“extremely profound & sophisticated anthology of the 60s events conducted by one of the most unique masters of cinema. All the events are well known to us, fundamentally studied & analyzed by each of us, so Marker has to be totally frank, & he is by that matter; he never imposes his points literally, never judges nor justifies, what he does is that he constructs the sequence of the events in such manner that the facts talk for themselves & there’s no place left for accusing Marker in subjectivity.
By just choosing the correct array of the documented materials, Marker manages to show the true nature of the 2 different reigning social systems of that time, the failure of both on the ideological as well as on practical levels. This film is a great achievement as it represents the document with a very high historical accuracy. Just imagine the global events of that time which took place in the various countries at the same time: Vietnam, Soviet Union, USA, France, Cuba, China, Venezuela, Czech rep., Chile etc, the events so different yet so tightly connected to each other. Marker manages to put the whole late 60s + 70s in 200 minutes & creates an exact model of the world of that time.”
This version has the (Chris Marker-approved) English narration (by Cyril Cusack and others) in place of the original French, plus English subs for documentary footage in half a dozen languages. It represents the 2008 recut by Marker.
Filmmaker Chris Marker charts the tumultuous political upheaval and power struggles of the 1960s and ’70s in this moving-picture essay that was first released in 1977, then restored and revised by Marker 15 years later. Segments focus on Vietnam, the Watergate hearings, Che Guevara’s death, the overthrow of Salvador Allende and the Soviet invasion of Prague — collectively described by Marker as “scenes of the Third World War.”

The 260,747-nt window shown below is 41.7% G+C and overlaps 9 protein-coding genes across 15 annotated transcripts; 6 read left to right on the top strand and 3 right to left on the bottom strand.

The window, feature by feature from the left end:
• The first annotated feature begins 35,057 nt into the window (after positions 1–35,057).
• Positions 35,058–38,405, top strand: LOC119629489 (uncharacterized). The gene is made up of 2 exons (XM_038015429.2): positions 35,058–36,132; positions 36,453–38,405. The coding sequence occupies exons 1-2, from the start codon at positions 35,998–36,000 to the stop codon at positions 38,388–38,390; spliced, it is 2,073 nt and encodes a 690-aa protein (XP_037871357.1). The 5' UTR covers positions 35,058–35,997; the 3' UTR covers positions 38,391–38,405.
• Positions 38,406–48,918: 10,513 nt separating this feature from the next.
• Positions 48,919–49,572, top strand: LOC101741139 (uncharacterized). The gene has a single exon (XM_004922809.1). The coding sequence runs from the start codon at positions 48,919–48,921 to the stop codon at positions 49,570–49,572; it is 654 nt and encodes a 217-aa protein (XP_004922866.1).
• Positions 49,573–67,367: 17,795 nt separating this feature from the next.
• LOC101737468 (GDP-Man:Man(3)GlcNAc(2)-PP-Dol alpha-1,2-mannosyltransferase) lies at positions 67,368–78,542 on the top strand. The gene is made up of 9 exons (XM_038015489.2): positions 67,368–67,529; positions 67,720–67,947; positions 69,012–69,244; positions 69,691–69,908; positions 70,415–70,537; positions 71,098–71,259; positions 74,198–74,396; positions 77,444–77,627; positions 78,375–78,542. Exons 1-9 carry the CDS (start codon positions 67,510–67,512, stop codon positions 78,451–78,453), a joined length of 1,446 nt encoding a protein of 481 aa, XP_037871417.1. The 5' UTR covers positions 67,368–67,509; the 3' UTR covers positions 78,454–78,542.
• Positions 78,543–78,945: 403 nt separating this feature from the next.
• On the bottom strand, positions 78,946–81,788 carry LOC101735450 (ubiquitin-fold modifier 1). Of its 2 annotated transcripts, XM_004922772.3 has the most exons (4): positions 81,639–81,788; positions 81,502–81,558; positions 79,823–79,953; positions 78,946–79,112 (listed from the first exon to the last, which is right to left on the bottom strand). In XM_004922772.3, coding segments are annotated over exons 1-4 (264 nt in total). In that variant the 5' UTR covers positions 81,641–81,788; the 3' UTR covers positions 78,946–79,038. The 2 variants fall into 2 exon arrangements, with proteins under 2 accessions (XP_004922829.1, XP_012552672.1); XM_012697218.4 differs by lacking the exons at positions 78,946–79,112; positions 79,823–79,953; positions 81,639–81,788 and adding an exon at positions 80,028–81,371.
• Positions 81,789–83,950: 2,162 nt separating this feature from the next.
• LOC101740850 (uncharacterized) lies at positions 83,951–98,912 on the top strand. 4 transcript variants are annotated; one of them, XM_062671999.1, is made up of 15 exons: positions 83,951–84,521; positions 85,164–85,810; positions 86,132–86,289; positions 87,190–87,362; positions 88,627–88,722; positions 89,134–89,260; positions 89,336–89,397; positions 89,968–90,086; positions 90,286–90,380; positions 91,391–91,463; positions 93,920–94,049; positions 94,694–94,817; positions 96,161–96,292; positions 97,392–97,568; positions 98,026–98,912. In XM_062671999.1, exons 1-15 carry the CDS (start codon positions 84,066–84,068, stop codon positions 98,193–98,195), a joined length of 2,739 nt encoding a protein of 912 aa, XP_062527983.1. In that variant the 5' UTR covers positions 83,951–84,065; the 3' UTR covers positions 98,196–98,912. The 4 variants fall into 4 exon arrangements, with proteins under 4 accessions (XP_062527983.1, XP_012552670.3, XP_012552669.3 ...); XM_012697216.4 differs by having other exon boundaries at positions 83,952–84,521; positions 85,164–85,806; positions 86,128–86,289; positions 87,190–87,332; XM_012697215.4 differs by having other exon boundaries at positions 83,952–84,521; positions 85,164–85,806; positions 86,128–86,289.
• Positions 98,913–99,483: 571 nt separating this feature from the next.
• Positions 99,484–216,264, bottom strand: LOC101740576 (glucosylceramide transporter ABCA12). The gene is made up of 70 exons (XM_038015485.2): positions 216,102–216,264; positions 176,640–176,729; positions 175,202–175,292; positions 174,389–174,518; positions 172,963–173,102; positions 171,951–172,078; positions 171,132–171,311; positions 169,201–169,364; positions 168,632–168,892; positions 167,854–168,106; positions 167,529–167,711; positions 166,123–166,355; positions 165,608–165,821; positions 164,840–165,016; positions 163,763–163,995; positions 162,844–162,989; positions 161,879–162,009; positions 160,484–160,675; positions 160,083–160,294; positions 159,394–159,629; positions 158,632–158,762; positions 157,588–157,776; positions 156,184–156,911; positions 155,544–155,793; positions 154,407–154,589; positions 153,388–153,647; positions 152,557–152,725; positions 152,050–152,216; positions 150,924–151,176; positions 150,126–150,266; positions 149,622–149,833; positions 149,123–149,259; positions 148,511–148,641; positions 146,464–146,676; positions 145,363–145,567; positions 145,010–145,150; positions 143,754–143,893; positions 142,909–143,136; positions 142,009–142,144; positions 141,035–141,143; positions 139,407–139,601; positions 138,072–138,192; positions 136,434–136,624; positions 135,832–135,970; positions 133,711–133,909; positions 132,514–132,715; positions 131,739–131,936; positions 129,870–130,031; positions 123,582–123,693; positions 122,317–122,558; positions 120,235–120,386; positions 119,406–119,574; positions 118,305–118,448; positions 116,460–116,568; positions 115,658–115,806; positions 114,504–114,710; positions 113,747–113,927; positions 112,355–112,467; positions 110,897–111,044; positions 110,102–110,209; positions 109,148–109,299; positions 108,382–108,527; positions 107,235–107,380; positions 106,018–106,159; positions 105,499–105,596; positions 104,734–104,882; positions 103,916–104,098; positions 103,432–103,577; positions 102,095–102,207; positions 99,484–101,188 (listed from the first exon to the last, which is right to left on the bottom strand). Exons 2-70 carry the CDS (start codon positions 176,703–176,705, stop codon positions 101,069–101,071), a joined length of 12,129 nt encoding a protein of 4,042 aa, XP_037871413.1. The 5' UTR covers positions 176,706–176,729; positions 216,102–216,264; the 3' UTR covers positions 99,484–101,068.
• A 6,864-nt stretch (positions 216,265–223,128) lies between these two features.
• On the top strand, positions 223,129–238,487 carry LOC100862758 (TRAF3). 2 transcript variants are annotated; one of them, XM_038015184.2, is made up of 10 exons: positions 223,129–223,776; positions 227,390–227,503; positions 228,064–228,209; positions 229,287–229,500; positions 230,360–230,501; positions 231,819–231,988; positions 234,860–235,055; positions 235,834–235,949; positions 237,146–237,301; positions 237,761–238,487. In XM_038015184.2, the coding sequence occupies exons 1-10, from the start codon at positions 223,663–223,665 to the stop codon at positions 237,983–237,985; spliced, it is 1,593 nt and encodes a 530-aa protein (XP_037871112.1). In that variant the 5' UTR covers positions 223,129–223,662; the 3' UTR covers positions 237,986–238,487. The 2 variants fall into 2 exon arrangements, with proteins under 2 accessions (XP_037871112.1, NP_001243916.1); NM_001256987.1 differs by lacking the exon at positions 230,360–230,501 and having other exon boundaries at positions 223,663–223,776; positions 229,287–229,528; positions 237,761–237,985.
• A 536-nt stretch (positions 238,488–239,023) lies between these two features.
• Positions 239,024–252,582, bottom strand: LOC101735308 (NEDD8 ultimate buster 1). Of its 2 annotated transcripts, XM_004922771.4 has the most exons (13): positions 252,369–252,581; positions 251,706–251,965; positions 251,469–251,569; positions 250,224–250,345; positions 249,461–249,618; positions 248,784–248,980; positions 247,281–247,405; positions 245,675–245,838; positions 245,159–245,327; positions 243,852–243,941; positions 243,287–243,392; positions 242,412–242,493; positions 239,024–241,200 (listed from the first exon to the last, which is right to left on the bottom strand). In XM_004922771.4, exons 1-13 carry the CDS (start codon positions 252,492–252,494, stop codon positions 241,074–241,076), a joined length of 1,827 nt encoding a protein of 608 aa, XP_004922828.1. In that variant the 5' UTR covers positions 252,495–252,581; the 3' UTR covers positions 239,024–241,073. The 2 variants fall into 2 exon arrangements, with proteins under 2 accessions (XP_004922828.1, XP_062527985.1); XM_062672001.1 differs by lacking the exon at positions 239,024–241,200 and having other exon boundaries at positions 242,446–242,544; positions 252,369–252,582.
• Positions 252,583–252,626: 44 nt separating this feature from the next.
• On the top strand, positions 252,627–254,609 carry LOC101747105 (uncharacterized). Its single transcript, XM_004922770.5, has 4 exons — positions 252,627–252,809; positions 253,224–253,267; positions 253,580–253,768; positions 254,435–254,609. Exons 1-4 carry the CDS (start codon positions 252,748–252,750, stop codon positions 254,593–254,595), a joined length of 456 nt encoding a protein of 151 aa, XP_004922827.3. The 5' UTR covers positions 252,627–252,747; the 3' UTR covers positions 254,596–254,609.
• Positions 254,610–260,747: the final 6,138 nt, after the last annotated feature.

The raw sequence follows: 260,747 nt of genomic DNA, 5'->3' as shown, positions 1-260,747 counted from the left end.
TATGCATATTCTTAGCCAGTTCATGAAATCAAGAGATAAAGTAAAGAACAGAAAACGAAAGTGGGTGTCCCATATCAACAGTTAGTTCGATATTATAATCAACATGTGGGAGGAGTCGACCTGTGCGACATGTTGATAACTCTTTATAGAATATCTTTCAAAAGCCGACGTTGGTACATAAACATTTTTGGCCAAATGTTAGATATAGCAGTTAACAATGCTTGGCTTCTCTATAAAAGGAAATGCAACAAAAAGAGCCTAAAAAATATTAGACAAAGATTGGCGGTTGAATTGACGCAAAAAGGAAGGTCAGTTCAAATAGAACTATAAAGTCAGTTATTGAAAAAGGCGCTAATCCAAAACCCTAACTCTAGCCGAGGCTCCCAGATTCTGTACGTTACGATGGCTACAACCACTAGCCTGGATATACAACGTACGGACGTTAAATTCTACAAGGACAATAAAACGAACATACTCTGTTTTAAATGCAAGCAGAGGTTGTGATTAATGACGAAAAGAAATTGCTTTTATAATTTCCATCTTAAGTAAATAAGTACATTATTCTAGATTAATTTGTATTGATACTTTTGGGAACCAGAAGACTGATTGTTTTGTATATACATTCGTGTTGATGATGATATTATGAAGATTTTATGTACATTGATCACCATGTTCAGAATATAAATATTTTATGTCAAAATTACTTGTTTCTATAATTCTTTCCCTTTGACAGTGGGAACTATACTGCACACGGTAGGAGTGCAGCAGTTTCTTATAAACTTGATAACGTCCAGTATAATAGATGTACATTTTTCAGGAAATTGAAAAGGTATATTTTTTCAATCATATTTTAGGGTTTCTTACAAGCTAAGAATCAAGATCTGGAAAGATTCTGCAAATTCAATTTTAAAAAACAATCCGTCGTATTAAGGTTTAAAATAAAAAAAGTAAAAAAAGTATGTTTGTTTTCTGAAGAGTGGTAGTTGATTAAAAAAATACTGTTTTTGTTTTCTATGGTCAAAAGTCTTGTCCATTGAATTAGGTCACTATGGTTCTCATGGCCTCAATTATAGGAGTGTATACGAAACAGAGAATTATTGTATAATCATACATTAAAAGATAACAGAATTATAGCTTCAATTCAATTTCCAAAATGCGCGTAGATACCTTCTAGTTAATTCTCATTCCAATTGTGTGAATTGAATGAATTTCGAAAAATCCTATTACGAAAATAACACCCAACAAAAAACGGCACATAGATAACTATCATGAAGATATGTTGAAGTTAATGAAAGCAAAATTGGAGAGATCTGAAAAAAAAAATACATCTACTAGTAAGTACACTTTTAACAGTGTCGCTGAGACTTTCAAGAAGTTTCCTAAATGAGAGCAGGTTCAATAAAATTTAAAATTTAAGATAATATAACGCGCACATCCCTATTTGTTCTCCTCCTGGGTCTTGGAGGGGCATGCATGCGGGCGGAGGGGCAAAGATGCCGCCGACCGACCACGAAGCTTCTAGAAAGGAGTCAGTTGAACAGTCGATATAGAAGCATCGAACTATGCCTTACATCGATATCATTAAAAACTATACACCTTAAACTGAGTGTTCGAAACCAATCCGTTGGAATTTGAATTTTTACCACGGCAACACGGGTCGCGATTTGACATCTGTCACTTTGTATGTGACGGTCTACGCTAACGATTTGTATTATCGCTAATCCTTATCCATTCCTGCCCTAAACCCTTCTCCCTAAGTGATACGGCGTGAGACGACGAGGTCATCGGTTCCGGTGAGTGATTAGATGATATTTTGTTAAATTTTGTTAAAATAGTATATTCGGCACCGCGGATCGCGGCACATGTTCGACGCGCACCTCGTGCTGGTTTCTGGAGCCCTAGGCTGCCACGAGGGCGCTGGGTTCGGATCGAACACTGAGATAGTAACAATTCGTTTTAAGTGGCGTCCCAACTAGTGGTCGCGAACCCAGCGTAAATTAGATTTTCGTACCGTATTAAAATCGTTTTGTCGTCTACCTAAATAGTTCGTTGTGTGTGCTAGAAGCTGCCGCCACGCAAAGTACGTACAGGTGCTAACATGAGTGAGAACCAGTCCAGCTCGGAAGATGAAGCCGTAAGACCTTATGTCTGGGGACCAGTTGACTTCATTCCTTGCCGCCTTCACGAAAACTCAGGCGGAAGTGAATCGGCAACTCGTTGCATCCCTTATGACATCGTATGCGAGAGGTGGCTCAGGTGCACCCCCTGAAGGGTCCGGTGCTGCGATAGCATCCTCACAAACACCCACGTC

A Grin Without A Cat (its title refers to Lewis Carroll’s Cheshire Cat) is Maker’s magnum opus; a three-hour overview of the worldwide political upheavals during the Sixties and Seventies.
“Indispensable viewing… Marker dispassionately sorts through party politics, revolutionary rhetoric, and deadly propaganda to come to terms with what he has characterized as ‘the utopia of uniting in a common struggle those who revolt against poverty and those who revolt against wealth.’” —Jaime Wolf, Good Magazine
“Excellent… an extremely welcome release of a movie almost too intense for one theater screening.” —Glenn Erickson, DVD Savant
“Amazing… a cinematic wonder… This is a type of documentary the likes of which is rarely seen… far more philosophically oriented than most documentaries.” —Doug Maclean, Home Theater Info
“***** [5 Stars] One of the most towering and extraordinary films to grace the screen! Staggering in its depth and scope…. A monumental political elegy to a not-so-distant era. An event of major importance.”—Film Threat (2002)
“The subject at hand is how, in the sixties, the ‘universal standard of civilization’ assumed from the fifties began to collapse. The war in Vietnam – that ‘nation placed at the convergence of the world’s contradictions’ – was the watershed, and Marker skillfully and hauntingly depicts its effect. He goes on to show the many civilian-police battles throughout Europe; the revolution within the revolution in Asia, South America, and Czechoslovakia; the space between the police and union stewards into which the French Left rushed in May ’68; the assassination of princes (Che Guevara) and the deposing of kings (Richard Nixon); and those Cheshire Cats commonly known as politicians who cannot explain why what was in the air never quite materialized on the ground.”—Pacific Film Archives (1998)